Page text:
The 2016 Adelaide live music census, which Music SA conducted throughout May, demonstrated live music’s state of play in greater Adelaide. This year’s results were compared with those from the inaugural census, held in May 2015.
The findings, released by Music SA and the Live Music Office, revealed a 14.4 percent increase in live music gigs and a 32.4 percent increase in venues offering live music between May 2015 and May 2016.
In 2016, the census explored an additional 20 suburbs, where 104 gigs happened across 27 venues. Four areas made a particularly significant contribution:
- Mt Barker, with 25 gigs across 6 venues
- Warradale, with 18 gigs across 2 venues
- Tea Tree Gully, with 16 gigs across 2 venues
- Aldinga, with 8 gigs in 1 venue
Overall, the census counted 1,101 gigs held across 208 venues in greater Adelaide, whereas, in 2015, 962 gigs were counted across 157 venues. When the new suburbs were excluded, the study found that 35 extra gigs took place altogether, with 42% of suburbs having hosted more gigs, 7% staying the same and 52% of suburbs having hosted fewer gigs.
Music SA General Manager Lisa Bishop said: “With further planned improvements to live music regulation we foresee a sustainability that will demonstrate the importance of live music as an industry that drives South Australia’s economic transformation.”
Hotels continue to dominate Adelaide’s live music scene. In 2016, the study found that 153 hotels put on 899 gigs, amounting to 81.6% of the total, while, in 2015, 108 hotels put on 769 gigs, amounting to 79.9% of the total.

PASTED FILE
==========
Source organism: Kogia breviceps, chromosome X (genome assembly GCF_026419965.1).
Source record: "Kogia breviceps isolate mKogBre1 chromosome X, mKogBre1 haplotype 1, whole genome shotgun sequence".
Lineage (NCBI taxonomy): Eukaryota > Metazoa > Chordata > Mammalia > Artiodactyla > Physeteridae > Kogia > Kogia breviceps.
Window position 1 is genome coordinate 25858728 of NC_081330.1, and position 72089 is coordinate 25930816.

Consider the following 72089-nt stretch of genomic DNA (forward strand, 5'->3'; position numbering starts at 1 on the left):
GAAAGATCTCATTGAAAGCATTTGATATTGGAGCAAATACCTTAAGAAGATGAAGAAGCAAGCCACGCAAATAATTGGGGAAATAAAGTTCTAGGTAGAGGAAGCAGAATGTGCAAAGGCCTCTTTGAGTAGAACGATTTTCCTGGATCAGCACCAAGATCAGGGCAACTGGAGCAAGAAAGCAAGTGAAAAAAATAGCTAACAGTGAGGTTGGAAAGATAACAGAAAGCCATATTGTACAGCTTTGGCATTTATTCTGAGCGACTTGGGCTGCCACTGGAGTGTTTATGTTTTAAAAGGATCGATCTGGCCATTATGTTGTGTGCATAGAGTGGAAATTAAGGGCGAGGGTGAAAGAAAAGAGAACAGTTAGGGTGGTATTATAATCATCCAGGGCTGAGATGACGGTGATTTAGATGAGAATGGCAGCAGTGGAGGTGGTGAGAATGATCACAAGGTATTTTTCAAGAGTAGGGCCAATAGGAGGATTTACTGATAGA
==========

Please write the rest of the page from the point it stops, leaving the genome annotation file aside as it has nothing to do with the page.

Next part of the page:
Clubs also continued to play a vital role. In 2016, 13 clubs, which hosted 47 gigs, were counted, keeping on trend with 2015’s performance, which saw 39 gigs across 8 clubs.
Meanwhile, restaurants increased their importance to the live music scene. In both years, six restaurants were monitored, but the number of gigs grew from 17 in 2015 to 36 – more than double – in 2016. Entertainment venues followed suit, though to a lesser degree, with 6 venues being watched in both years, and the gig count expanding from 17 to 23.
However, small venues, again, lagged behind. In 2016, only 2 small venues had live music licences and held 4 gigs. In 2015, only 1 small venue had a licence and held 3 gigs.
Overall, the proportion of original music performed in greater Adelaide increased. In 2015, 70% of all music played was covers and 30% was original, but 2016 saw 67% covers and 33% originals.
“With 82% of all live music gigs played in a hotel, South Australian hotels continue to be loud and proud supporters of live music and this, of course, is good for the music industry, the hotel industry, jobs and the State,” said Ian Horne, General Manager of the Australian Hotels Association’s SA branch.
It is worth noting that the 2016 Adelaide live music census was a self-described ‘best effort exercise to capture as many gigs as possible’, as opposed to a conclusive study. Data was gathered and compiled by Music SA staff from websites, social media pages, gig guides, industry contacts and word-of-mouth.
You can read our coverage of the 2015 SA Live Music Census here.